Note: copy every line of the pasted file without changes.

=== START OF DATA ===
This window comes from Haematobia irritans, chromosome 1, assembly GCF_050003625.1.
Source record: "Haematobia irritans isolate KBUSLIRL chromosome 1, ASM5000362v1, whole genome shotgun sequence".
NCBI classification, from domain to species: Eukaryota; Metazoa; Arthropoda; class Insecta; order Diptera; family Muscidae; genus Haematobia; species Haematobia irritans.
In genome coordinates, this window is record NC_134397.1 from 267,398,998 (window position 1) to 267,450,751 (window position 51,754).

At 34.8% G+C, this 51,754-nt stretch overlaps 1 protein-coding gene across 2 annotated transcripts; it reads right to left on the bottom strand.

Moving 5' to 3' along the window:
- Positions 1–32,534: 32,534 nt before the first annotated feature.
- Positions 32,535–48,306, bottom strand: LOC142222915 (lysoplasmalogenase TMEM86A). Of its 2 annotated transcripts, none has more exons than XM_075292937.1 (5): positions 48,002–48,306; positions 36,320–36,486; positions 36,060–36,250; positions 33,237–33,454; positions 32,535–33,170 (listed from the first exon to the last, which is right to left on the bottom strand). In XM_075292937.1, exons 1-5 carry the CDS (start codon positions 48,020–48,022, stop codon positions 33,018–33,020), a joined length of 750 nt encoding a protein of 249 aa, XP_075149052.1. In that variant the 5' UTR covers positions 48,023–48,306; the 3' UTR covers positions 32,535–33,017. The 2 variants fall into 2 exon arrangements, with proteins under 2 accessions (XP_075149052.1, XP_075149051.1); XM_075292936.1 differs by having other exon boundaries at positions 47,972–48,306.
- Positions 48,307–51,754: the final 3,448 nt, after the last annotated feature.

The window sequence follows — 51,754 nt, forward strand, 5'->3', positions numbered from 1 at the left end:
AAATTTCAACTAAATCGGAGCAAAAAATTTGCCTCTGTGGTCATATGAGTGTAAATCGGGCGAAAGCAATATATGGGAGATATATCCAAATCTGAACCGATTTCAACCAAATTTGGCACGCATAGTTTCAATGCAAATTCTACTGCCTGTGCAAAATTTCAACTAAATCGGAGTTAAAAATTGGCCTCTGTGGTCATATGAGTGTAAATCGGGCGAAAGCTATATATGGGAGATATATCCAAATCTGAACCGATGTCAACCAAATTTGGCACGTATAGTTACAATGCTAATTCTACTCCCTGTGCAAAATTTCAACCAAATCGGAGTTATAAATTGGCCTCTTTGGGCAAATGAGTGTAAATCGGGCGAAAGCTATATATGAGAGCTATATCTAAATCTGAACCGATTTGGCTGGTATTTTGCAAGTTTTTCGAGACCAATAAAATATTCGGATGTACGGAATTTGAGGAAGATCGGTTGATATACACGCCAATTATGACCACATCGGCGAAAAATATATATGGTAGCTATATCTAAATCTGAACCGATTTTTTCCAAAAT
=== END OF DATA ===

This window comes from Haematobia irritans, chromosome 1, assembly GCF_050003625.1.
Source record: "Haematobia irritans isolate KBUSLIRL chromosome 1, ASM5000362v1, whole genome shotgun sequence".
NCBI classification, from domain to species: Eukaryota; Metazoa; Arthropoda; class Insecta; order Diptera; family Muscidae; genus Haematobia; species Haematobia irritans.
In genome coordinates, this window is record NC_134397.1 from 267,398,998 (window position 1) to 267,450,751 (window position 51,754).

At 34.8% G+C, this 51,754-nt stretch overlaps 1 protein-coding gene across 2 annotated transcripts; it reads right to left on the bottom strand.

Moving 5' to 3' along the window:
- Positions 1–32,534: 32,534 nt before the first annotated feature.
- Positions 32,535–48,306, bottom strand: LOC142222915 (lysoplasmalogenase TMEM86A). Of its 2 annotated transcripts, none has more exons than XM_075292937.1 (5): positions 48,002–48,306; positions 36,320–36,486; positions 36,060–36,250; positions 33,237–33,454; positions 32,535–33,170 (listed from the first exon to the last, which is right to left on the bottom strand). In XM_075292937.1, exons 1-5 carry the CDS (start codon positions 48,020–48,022, stop codon positions 33,018–33,020), a joined length of 750 nt encoding a protein of 249 aa, XP_075149052.1. In that variant the 5' UTR covers positions 48,023–48,306; the 3' UTR covers positions 32,535–33,017. The 2 variants fall into 2 exon arrangements, with proteins under 2 accessions (XP_075149052.1, XP_075149051.1); XM_075292936.1 differs by having other exon boundaries at positions 47,972–48,306.
- Positions 48,307–51,754: the final 3,448 nt, after the last annotated feature.

The window sequence follows — 51,754 nt, forward strand, 5'->3', positions numbered from 1 at the left end:
AAATTTCAACTAAATCGGAGCAAAAAATTTGCCTCTGTGGTCATATGAGTGTAAATCGGGCGAAAGCAATATATGGGAGATATATCCAAATCTGAACCGATTTCAACCAAATTTGGCACGCATAGTTTCAATGCAAATTCTACTGCCTGTGCAAAATTTCAACTAAATCGGAGTTAAAAATTGGCCTCTGTGGTCATATGAGTGTAAATCGGGCGAAAGCTATATATGGGAGATATATCCAAATCTGAACCGATGTCAACCAAATTTGGCACGTATAGTTACAATGCTAATTCTACTCCCTGTGCAAAATTTCAACCAAATCGGAGTTATAAATTGGCCTCTTTGGGCAAATGAGTGTAAATCGGGCGAAAGCTATATATGAGAGCTATATCTAAATCTGAACCGATTTGGCTGGTATTTTGCAAGTTTTTCGAGACCAATAAAATATTCGGATGTACGGAATTTGAGGAAGATCGGTTGATATACACGCCAATTATGACCACATCGGCGAAAAATATATATGGTAGCTATATCTAAATCTGAACCGATTTTTTCCAAAAT